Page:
Metoprolol is a commonly prescribed medication used to treat high blood pressure and a heart disease called angina, which causes chest pain 23. It may also be prescribed to prevent migraine headaches. Metoprolol works by slowing the heart rate and dilating blood vessels 23. Many people take metoprolol in either its short- or long-acting forms, and it is considered generally safe if taken as prescribed 23. Consult your doctor before you stop taking any medications.
If you are experiencing serious medical symptoms, seek emergency treatment immediately.
People who suddenly stopped metoprolol may have chest pain 23. To prevent this effect, the dose of metoprolol should be reduced slowly over a period of one to two weeks while you are monitored by a doctor 23. These effects may be possible even in people who take metoprolol for something other than angina 23.
Elevated Heart Rate
Beta Blocker Withdrawal Symptoms
One of metoprolol's effects is slowing the heart rate, and when people suddenly stop taking this medication, a rebound effect may occur, causing the resting heart rate to rise above normal limits 23. The effect is temporary, but for people with existing heart disease, an elevated heart rate may cause complications. The rebound effect can be avoided by gradually reducing the dose.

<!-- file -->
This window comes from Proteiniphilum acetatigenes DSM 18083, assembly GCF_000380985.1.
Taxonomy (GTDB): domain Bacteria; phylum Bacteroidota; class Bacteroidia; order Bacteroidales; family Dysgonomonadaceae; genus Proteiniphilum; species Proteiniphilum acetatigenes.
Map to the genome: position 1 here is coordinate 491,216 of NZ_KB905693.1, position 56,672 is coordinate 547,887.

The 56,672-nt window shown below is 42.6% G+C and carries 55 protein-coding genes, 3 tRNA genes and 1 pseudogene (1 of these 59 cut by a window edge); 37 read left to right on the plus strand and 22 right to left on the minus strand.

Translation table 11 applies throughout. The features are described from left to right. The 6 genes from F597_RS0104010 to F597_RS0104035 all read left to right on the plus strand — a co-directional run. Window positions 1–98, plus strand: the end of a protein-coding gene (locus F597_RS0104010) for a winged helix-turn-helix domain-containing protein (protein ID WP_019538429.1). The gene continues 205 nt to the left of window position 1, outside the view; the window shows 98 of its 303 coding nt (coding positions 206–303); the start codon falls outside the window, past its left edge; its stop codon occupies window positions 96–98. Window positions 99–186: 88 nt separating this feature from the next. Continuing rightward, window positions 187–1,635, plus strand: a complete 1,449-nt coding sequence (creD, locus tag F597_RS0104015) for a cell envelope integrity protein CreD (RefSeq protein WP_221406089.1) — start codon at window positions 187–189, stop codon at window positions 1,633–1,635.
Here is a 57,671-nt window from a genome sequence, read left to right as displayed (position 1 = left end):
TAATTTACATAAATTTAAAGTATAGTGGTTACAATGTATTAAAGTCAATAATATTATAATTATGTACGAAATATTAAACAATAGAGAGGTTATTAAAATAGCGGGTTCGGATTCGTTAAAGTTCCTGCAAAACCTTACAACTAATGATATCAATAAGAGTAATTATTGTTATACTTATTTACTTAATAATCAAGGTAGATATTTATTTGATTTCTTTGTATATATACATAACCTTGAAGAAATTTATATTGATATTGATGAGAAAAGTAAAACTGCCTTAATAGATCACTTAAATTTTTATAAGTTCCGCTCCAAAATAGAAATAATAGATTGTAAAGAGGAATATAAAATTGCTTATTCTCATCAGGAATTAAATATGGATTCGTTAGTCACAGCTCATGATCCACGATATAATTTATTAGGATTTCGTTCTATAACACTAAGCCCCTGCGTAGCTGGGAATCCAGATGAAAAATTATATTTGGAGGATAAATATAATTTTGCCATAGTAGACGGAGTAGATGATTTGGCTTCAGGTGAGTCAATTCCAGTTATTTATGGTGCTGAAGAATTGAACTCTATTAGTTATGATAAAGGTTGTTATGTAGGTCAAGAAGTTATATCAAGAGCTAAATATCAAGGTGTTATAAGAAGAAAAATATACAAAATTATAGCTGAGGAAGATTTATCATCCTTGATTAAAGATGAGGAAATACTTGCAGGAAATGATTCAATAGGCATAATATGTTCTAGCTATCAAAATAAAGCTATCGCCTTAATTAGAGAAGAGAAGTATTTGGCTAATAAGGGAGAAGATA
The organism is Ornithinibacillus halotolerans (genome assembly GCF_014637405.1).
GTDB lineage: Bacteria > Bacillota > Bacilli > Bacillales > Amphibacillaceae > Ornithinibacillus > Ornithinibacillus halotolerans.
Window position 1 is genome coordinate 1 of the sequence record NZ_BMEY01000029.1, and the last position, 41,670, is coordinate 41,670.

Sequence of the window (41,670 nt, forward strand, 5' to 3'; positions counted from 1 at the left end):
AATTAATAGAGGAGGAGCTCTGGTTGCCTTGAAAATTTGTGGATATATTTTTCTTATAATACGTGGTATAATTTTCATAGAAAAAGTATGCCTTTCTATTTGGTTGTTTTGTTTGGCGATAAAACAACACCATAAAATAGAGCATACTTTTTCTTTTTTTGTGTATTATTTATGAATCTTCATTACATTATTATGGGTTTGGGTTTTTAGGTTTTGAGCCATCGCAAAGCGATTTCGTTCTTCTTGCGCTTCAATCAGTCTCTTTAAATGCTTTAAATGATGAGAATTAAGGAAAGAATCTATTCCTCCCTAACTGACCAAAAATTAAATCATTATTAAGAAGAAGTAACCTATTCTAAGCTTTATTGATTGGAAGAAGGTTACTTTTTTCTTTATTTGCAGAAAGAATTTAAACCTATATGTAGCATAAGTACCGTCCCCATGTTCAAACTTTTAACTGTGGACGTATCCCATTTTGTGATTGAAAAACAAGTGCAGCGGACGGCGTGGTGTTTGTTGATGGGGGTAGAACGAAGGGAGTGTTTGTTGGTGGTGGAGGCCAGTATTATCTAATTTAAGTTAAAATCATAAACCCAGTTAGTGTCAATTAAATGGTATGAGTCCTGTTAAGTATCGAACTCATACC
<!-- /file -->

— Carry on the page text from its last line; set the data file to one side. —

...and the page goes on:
Worsening Heart Disease
Stopping metoprolol may cause worsening heart disease, including increased risk of heart attack 23. To minimize their risk, you should decrease doses gradually under a doctor's supervision. Talk to your doctor about avoiding intense physical exercise for a period after stopping this medication and report any worsening symptoms immediately.
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- First Hospital: Metoprolol
- MedlinePlus: Metoprolol
- Drugs.com: Metoprolol
- MedlinePlus, U.S. National Library of Medicine. Metoprolol. Updated September 15, 2017.
- Texas Heart Institute. Beta-blockers.
- AstraZeneca .Dutoprol (metoprolol succinate extended release/hydrochlorothiazide). [Package Insert]. Updated 2011.
- Novartis Pharmaceuticals Corporation. Lopressor HCT T2007-77 metoprolol tartrate USP and hydrochlorothiazide USP. [Package Insert]. Updated 2007.
- American Heart Association. What is high blood pressure? 2020.
- MedlinePlus, U.S. National Library of Medicine. Angina. Updated January 3, 2017.
- Novartis Pharmaceuticals Corporation. Lopressor (metoprolol tartrate) tablet, Lopressor (metoprolol tartrate) injection, solution. [Package Insert]. Updated 2008.
- Centers for Disease Control and Prevention. Heart failure. Updated September 8, 2020.
- AstraZeneca. Toprol-XL (metoprolol succinate) extended-release tablets. [Package Insert]. Updated 2009.
- U.S. Food and Drug Administration. High blood pressure—medicines to help you. May 22, 2019.
Kitsey Canaan is a medical-surgical nurse. Since 1983 she has written for the "Bennington Banner," HERE, "New Wives's Tales," and literary magazines. Canaan earned a B.A. at Bennington College and an M.F.A. in writing at Indiana University. At Vermont Technical College she earned an A.D.N. in nursing. A legal nurse consultant, Canaan educates attorneys in medical record review and consults on medically related cases.